What's the Difference Between Fresh and Jarred Horseradish?

If you’ve never cooked with fresh horseradish root, you owe yourself the favor of picking some up on your next market run.

Spicy horseradish sauce in glass jar isolated on white
Photo: Lena_Zajchikova

Even as (an admittedly odd and food-adventurous) child, I was strangely drawn to horseradish. Most children, at least in this country, are wary — if not downright afraid — of the pungent, sinus-clearing sauce. I say "sauce," because the prepared, paste-like concoction is the way most of us first encounter this glorious root.

What Is Prepared Horseradish?

"Prepared" horseradish is a beige-colored amalgam of shredded horseradish root, vinegar (sometimes with beet juice or grated beet in the mix, which results in a more purple colored blend), oil, sugar, possibly mustard seeds, and various spices.

You'll most commonly find prepared horseradish presented in small glass jars in the supermarket. When you buy it from the store, jarred horseradish is typically refrigerated and should be kept that way. It has a good shelf life, and can be used until it starts to discolor and/or doesn't taste good. Growing up, I was always a fan of prepared horseradish in the jar. It has heat, and it has some of the sinus-clearing effect, but, for me, the overriding flavor was always vinegar. I eventually came to want more horseradish and less vinegar; that's when I embraced fresh horseradish root.

What Is Fresh Horseradish?

In short, fresh horseradish is a plant in the mustard family, cultivated for the root. In fact, horseradish root has been cultivated since ancient times, and has been valued medicinally and in cuisine in cultures around the globe.

I first encountered fresh horseradish at a local farmer's market. I saw these strange, off-white spikes in a bin, I looked at the label on the crate and saw the word "horseradish." Naturally, I bought one. Back home, I peeled one end of the root and started to chop it up. Yes, the horseradish effect was there all right. I tasted a piece; yes, again. But it still wasn't exactly what I wanted. I did some research and found that grating was the way to go. Thus, I pulled out what, at that time, was considered a "new-fangled" tool: a microplane. As soon as I'd grated a small pile, the room was absolutely suffused with the scent I was looking for. I spooned out a bit of sour cream, and stirred in the grated horseradish — I was in heaven.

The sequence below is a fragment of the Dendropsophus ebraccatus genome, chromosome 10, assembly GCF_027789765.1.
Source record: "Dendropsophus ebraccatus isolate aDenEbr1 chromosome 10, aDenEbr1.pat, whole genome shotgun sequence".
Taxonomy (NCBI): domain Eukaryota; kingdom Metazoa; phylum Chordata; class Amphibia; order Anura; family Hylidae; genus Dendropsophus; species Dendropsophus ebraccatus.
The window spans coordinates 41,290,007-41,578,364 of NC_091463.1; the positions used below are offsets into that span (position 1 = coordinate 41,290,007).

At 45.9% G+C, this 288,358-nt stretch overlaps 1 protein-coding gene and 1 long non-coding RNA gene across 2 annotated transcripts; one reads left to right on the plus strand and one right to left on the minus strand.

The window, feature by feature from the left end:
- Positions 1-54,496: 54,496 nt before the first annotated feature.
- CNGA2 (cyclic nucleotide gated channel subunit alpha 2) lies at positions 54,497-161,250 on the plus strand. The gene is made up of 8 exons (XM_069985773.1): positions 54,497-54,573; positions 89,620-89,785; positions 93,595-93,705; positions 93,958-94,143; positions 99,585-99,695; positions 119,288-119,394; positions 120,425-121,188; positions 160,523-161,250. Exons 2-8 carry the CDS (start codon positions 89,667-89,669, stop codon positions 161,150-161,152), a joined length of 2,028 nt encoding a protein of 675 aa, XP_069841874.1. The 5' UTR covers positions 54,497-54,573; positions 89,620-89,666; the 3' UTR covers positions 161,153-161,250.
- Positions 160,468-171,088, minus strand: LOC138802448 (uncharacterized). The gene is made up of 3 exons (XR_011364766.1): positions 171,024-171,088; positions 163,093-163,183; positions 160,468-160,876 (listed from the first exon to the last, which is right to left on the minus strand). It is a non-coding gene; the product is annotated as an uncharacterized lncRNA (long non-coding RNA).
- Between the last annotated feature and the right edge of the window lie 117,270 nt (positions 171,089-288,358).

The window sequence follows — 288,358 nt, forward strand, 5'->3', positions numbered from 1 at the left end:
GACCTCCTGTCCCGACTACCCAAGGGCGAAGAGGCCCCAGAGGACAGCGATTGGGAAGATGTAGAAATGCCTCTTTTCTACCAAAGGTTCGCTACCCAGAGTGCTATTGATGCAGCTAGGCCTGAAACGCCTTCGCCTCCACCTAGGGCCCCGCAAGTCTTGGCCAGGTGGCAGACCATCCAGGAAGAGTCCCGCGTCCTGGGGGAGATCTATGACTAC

The mix wasn't blindingly hot, but hot enough to really make its presence felt. And the aroma was intoxicating. Bottled, prepared horseradish has a vague similarity, but this flavor/aroma combo was horseradish essence amplified. I knew I'd found what I was looking for.

For those who really love the flavor profile of bottled horseradish, you can find plenty of recipes (like this one from Chef John) to easily mimic that taste. But for me, using the fresh root, as is, to amp up various dishes is the way to go. I like to grate it into sour cream to create an easy sauce for beef or schnitzel, or into some ketchup to make a cocktail sauce for shrimp, or into/onto the myriad other food items that benefit from the peppery, radish-y, herbal, hot bite of horseradish.

Horseradish Recipes to Try:

Be prepared: The fresh, grated root, not tempered by the acid of vinegar, is potent. It may take some experimenting to decide on the amounts that taste best to you. But I guarantee, even if you don't get the proportions quite right on the first go, your "mistake" will still be fun to eat.

If you find that you too prefer the fresh stuff, horseradish is easy to grow. Just buy a fresh looking root (preferably organic) that has some green leaves left at the top. Cut off most of the root to use in cooking, and plant the top. You'll be amazed at the prehistoric looking plant that emerges. Be careful though, because it will take over whatever area you plant it in. I'd advise using a large pot, until you decide whether or not you want a horseradish farm!

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